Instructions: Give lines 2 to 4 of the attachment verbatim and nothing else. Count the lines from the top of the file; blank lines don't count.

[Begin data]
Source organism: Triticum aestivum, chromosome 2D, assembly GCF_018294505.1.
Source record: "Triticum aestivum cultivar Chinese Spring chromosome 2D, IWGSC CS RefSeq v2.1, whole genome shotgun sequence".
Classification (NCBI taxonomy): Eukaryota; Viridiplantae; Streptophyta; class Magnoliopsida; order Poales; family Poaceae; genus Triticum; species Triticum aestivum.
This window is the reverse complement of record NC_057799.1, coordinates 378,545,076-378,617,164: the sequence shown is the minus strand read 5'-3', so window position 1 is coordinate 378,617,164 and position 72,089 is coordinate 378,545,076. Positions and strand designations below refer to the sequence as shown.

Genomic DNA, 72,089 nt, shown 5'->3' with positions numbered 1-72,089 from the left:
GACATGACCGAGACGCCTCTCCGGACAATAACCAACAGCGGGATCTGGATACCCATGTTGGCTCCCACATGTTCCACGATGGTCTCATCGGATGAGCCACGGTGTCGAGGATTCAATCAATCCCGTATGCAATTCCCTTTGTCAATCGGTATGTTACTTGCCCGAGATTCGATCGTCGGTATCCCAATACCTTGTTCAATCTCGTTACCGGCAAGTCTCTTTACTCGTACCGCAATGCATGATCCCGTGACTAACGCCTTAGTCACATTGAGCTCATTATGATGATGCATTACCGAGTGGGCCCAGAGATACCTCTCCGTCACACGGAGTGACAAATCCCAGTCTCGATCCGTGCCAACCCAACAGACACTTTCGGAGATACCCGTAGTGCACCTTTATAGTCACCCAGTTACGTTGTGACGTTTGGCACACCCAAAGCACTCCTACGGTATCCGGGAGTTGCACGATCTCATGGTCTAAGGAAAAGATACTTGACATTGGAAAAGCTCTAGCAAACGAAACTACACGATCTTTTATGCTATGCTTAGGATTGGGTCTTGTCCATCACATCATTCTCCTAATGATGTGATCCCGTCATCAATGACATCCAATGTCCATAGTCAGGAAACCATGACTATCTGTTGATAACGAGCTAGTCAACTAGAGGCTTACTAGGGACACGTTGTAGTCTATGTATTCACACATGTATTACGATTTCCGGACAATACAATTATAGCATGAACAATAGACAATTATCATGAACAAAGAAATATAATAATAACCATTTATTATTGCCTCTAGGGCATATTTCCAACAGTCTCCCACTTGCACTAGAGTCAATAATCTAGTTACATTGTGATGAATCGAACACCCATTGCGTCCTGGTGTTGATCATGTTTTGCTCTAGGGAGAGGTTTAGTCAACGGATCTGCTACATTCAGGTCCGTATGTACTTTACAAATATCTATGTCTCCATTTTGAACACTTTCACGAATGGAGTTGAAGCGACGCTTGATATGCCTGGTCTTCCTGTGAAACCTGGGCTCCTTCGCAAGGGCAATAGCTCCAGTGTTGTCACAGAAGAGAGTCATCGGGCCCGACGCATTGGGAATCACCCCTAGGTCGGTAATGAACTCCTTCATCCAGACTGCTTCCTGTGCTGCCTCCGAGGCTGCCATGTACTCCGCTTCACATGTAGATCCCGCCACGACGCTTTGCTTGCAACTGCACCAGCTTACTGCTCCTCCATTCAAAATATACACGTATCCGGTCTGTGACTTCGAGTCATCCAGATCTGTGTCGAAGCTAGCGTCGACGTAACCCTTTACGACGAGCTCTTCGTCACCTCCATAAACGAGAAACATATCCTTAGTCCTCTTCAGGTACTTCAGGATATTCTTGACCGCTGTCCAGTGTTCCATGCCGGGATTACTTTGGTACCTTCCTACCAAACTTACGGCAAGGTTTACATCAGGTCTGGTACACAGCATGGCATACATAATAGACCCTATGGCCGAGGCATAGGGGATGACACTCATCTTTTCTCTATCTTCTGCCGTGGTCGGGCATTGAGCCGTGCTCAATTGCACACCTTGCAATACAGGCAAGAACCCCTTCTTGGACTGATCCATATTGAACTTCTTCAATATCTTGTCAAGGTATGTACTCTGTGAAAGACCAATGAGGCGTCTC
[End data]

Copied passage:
Source record: "Triticum aestivum cultivar Chinese Spring chromosome 2D, IWGSC CS RefSeq v2.1, whole genome shotgun sequence".
Classification (NCBI taxonomy): Eukaryota; Viridiplantae; Streptophyta; class Magnoliopsida; order Poales; family Poaceae; genus Triticum; species Triticum aestivum.
This window is the reverse complement of record NC_057799.1, coordinates 378,545,076-378,617,164: the sequence shown is the minus strand read 5'-3', so window position 1 is coordinate 378,617,164 and position 72,089 is coordinate 378,545,076. Positions and strand designations below refer to the sequence as shown.